Reasons for wage differential are multiple. As OneSTDV points out, female intelligence distributions are narrower than male distributions are. Consequently, there are more men than there are women floating around in the intelligence stratosphere. Further, men do a much better job keeping themselves up to snuff on current events than women do. Men's range of intellectual interests are wider than women's are and men do a better job than women do learning about subjects that increase their employment marketability, and companies are pressured into offering more generous benefits for those taking maternity leave than for those taking paternity leave. Women's interests are closer to home and to those living in it.
Additionally, in certain occupations--specifically those requiring a great deal of physical exertion--the bar is set higher for men than it is for women, even though members of both sexes are treated (and potentially compensated) as though they are of equal value to their organizations in these positions. Take the PT for military enlistees. To pass once graduated from basic training, men (aged 17-21) must be able to do the following:
- 42 push-ups
- 53 sit-ups
- Run the two-mile in under 15:54 or faster
Less is expected of female soldiers:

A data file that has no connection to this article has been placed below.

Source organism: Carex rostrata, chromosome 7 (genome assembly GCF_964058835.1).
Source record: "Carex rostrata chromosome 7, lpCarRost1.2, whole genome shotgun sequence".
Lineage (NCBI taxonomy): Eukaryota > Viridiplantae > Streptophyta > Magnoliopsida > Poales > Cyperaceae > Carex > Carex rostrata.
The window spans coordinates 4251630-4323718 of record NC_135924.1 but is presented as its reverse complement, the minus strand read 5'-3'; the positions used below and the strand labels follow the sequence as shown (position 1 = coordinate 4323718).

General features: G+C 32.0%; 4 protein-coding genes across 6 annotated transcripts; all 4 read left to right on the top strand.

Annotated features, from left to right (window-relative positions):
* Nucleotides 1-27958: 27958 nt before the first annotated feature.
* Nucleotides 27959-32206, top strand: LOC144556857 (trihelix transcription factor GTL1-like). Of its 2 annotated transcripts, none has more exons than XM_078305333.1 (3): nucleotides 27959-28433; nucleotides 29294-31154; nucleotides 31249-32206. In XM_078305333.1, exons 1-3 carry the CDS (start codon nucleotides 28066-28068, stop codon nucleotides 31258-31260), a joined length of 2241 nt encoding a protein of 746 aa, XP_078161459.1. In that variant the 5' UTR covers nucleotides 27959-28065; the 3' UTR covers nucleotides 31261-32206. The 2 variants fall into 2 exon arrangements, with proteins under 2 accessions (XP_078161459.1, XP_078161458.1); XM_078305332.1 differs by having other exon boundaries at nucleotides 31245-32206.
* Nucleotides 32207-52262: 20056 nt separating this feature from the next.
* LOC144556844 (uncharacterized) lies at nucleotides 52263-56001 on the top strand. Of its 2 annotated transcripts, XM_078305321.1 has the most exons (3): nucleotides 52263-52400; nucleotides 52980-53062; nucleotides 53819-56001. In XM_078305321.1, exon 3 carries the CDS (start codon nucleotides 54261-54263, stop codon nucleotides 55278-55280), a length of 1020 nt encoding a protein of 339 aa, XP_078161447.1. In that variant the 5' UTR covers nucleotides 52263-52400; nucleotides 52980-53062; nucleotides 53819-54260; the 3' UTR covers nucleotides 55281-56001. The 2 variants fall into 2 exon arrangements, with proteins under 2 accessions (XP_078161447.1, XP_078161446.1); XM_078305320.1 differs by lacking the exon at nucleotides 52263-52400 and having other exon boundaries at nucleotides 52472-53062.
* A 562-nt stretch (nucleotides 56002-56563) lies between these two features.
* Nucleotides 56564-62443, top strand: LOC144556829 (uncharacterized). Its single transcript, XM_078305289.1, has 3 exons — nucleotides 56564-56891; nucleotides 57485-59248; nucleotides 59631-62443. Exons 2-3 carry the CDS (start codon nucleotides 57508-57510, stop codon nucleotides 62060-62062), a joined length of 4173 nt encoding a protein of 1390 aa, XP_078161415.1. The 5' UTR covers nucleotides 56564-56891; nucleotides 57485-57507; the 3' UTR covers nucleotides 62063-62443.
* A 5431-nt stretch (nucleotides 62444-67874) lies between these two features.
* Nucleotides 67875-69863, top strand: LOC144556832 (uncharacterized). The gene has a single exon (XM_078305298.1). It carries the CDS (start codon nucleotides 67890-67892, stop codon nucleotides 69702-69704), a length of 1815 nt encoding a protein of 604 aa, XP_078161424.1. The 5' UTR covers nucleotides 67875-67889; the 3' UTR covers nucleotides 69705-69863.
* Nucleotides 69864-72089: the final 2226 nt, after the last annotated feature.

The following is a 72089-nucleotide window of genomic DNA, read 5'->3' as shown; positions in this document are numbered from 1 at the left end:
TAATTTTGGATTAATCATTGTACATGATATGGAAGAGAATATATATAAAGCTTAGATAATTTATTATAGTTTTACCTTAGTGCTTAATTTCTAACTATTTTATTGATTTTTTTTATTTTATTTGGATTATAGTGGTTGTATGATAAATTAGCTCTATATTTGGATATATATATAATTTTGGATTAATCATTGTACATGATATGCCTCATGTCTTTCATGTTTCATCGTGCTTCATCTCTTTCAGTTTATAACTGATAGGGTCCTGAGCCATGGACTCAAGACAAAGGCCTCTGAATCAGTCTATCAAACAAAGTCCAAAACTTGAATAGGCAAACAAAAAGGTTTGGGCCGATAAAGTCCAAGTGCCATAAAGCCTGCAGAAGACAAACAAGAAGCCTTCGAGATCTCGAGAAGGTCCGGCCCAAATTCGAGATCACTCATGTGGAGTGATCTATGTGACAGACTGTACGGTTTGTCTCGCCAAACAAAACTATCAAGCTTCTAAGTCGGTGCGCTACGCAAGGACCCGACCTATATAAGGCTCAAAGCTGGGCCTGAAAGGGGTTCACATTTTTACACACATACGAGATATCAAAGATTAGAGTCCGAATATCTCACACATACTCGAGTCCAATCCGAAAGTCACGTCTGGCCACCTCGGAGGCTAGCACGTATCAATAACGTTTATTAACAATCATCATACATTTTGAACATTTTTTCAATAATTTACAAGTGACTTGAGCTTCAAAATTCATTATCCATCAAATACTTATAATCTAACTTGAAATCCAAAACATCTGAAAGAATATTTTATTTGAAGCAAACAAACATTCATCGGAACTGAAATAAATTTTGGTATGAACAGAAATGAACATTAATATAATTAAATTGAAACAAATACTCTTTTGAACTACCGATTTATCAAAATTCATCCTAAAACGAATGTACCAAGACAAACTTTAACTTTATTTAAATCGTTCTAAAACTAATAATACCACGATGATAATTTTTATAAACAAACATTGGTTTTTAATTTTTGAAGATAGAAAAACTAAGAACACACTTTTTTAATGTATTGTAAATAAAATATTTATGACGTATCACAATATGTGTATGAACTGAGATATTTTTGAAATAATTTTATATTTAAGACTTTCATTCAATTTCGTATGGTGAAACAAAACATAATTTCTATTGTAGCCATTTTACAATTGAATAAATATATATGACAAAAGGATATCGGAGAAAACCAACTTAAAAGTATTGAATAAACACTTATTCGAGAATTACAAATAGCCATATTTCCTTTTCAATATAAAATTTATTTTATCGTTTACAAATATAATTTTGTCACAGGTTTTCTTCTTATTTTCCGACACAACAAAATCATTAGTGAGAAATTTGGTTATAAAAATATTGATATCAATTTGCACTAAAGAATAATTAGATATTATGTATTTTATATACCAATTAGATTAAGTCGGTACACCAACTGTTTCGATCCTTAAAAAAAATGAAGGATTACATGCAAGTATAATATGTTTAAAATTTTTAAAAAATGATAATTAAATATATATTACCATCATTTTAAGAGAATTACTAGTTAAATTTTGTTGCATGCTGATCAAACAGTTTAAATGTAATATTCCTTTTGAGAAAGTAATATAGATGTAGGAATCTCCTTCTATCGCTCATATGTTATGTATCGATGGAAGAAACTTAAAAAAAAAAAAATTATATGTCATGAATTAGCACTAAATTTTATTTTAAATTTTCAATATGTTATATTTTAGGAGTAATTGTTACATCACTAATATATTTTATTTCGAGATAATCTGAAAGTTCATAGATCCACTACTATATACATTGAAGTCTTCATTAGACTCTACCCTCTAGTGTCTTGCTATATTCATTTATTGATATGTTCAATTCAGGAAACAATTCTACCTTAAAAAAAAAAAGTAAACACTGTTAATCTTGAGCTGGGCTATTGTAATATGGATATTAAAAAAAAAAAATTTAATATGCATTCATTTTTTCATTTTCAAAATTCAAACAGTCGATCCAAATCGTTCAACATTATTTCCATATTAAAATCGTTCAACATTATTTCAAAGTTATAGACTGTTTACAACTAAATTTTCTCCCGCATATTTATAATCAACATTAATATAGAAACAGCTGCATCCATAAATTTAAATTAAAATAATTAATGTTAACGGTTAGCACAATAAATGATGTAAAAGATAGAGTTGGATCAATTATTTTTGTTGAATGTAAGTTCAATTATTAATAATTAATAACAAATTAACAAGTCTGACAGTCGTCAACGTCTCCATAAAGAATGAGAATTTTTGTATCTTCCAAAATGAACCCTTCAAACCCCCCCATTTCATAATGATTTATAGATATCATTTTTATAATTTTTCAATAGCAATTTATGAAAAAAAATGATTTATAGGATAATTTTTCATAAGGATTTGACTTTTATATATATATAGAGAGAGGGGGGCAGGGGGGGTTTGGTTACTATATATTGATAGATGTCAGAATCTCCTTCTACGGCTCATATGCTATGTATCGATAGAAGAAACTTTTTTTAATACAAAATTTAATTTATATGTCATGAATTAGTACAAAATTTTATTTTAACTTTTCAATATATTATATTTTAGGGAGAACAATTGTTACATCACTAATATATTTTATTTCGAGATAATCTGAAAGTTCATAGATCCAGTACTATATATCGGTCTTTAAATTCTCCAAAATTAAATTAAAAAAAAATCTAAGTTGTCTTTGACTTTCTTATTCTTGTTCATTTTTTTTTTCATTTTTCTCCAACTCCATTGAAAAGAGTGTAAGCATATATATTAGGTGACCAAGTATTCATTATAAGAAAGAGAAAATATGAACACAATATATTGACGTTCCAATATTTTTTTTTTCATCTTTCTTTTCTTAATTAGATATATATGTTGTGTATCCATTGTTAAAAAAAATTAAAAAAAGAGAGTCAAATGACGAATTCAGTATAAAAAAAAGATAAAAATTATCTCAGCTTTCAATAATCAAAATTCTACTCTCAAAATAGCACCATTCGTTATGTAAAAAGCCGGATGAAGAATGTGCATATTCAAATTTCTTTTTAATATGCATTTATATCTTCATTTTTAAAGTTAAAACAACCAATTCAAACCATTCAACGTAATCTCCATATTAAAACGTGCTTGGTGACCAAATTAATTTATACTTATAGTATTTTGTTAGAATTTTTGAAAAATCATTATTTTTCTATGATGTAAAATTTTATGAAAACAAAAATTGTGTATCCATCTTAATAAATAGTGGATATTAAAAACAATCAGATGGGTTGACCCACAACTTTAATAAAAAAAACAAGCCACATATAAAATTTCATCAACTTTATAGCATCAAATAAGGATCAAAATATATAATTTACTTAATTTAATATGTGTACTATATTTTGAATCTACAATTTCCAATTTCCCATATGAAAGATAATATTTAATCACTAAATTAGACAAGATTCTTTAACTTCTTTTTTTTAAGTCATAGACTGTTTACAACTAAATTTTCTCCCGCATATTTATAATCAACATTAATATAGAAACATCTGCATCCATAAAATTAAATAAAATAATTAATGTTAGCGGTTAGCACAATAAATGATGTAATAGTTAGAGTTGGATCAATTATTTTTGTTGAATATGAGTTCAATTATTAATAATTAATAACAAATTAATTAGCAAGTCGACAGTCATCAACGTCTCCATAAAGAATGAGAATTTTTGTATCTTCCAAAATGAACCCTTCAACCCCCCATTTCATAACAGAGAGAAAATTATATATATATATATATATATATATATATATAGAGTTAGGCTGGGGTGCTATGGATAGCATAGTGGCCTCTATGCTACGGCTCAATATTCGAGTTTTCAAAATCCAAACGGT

- 19 push-ups
- 53 sit-ups
- Run the two-mile in 18:54 or faster
Further, women tend to have less tenure in positions than men do because men are more likely to seek full-time employment than women are and because female participation in the labor force continued to climb through the seventies, eighties, and nineties. A 40 year old woman who started working for a company in 1998 is, ceteris paribus, not going to be making as much as a 40 year old man who started at the same company in 1988. Much of the celebrated reduction in the wage gap is a consequece of this trend. With the current recession hitting men harder than women, expect further attenuation of earnings variance in the coming years.
The GSS provides another source of evidence for this, in addition to shedding light on some other attitudinal and behavioral reasons men earn more than women do for doing putatively 'equal work'. The following table shows data for men and women on four questions concerning work behaviors and attitudes. For contemporary relevance, all responses are from 2002 onward:
|Mean number of years on the job||7.5||6.8|
|Working other than day shifts (nights, swing, etc)||31%||26%|
|Work overtime at least once a month||69%||57%|
|Main satisfaction in life comes from work||30%||25%|
|Want to work additional hours to earn more money||36%||28%|
On all of these aspects of work life, men tend to be more occupationally devoted than women are. They've been with their companies longer, are more willing to work overtime and on oddball schedules, and receive more satisfaction from their jobs than women do.
The differences are modest. That's generally the case when it comes to measuring gender variances on social attributes. In contrast, when racial groups are compared, they are much larger.
GSS variables used: JOBYEARS, WRKSCHED, MOREDAYS, WKTOPSAT, HRSMONEY, SEX(1)(2)